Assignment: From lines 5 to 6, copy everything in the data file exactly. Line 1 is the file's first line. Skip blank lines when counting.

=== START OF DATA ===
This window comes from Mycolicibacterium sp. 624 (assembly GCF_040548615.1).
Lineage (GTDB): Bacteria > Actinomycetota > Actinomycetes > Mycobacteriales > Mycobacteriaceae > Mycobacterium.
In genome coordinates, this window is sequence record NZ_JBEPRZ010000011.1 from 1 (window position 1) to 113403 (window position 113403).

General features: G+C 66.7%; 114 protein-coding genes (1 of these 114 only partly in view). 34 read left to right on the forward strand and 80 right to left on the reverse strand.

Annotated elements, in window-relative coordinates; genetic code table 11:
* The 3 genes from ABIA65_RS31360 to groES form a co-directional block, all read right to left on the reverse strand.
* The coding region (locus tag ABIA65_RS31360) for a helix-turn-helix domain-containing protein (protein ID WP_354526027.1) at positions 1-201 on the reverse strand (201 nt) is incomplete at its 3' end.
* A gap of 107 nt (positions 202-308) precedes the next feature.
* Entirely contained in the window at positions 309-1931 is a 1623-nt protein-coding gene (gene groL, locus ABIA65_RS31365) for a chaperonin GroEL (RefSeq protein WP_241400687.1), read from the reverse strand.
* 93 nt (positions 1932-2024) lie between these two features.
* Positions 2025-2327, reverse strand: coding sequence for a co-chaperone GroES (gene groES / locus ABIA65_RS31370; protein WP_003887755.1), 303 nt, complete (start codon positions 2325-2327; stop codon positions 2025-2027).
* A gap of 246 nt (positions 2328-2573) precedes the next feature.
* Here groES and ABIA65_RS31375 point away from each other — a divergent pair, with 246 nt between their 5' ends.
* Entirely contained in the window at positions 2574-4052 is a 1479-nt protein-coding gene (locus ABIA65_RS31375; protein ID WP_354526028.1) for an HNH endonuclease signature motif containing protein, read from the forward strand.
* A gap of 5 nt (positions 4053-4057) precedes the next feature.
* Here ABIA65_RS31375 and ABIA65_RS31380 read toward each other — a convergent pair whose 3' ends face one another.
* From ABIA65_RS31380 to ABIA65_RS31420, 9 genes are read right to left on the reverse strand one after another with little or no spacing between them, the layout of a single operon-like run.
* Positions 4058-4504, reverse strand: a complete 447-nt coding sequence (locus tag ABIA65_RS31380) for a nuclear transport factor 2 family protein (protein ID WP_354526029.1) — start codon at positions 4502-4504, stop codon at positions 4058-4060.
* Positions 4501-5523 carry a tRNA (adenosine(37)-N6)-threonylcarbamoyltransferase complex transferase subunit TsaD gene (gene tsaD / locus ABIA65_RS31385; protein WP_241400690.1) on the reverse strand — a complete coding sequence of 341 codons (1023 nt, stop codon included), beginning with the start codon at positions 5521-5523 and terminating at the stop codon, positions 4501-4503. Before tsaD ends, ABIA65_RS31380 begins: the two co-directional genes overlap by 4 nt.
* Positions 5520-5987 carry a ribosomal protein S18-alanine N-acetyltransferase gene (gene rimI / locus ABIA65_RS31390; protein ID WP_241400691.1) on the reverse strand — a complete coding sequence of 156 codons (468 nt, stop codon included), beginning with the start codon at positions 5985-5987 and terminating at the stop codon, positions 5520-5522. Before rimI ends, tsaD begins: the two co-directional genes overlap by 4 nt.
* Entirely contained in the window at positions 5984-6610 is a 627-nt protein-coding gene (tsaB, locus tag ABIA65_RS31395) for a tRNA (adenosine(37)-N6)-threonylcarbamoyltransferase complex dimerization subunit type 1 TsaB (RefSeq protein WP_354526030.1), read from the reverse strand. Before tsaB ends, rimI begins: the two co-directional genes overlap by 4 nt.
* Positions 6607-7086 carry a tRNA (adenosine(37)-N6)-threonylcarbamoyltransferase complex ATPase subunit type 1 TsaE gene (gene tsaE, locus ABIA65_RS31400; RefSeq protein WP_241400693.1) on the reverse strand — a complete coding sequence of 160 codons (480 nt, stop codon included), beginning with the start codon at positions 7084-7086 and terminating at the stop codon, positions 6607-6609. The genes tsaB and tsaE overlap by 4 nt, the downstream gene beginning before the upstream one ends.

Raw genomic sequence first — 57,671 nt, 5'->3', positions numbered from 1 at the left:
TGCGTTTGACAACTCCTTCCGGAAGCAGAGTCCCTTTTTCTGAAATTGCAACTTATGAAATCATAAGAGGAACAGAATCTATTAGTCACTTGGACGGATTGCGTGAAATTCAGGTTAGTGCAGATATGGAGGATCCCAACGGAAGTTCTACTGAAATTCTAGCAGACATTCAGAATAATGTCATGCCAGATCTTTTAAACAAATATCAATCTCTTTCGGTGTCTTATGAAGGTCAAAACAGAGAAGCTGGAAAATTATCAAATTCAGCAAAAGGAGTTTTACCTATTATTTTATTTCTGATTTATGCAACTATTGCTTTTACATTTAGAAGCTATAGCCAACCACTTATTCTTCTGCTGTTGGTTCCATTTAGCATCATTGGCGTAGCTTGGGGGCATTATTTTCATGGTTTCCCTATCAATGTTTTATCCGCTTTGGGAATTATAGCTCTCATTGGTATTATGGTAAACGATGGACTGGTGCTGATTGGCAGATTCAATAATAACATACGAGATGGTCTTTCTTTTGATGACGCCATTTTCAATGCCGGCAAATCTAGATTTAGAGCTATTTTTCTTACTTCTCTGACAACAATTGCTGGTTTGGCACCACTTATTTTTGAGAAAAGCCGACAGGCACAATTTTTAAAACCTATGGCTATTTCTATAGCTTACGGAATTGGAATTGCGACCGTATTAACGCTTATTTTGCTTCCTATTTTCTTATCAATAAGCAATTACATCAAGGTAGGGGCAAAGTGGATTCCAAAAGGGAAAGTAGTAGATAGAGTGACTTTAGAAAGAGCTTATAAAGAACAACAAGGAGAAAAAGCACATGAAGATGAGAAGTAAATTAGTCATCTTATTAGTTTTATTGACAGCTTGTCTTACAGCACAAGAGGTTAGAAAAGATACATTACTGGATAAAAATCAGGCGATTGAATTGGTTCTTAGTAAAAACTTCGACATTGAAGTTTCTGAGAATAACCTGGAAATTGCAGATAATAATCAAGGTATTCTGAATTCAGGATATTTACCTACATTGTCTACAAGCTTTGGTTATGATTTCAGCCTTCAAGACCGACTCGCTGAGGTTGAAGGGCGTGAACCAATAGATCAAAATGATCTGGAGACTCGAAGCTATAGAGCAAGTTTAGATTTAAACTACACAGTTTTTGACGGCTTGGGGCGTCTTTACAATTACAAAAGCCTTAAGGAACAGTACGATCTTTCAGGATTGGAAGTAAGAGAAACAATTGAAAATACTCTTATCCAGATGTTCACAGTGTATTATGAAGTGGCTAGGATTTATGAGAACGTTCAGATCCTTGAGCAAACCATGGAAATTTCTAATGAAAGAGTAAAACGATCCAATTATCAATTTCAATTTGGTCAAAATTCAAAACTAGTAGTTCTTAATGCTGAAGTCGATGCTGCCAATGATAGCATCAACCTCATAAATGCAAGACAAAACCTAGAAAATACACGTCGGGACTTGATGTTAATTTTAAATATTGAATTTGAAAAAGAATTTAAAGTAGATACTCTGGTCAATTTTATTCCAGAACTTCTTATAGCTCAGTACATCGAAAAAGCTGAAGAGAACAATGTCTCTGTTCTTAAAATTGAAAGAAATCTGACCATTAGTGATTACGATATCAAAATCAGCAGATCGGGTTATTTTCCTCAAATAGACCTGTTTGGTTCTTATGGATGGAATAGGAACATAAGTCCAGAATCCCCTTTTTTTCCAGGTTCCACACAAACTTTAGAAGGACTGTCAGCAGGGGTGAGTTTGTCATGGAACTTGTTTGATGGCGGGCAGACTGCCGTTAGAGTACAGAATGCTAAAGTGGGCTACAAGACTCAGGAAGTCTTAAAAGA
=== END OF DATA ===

Annotated elements, in window-relative coordinates; genetic code table 11:
* The 3 genes from ABIA65_RS31360 to groES form a co-directional block, all read right to left on the reverse strand.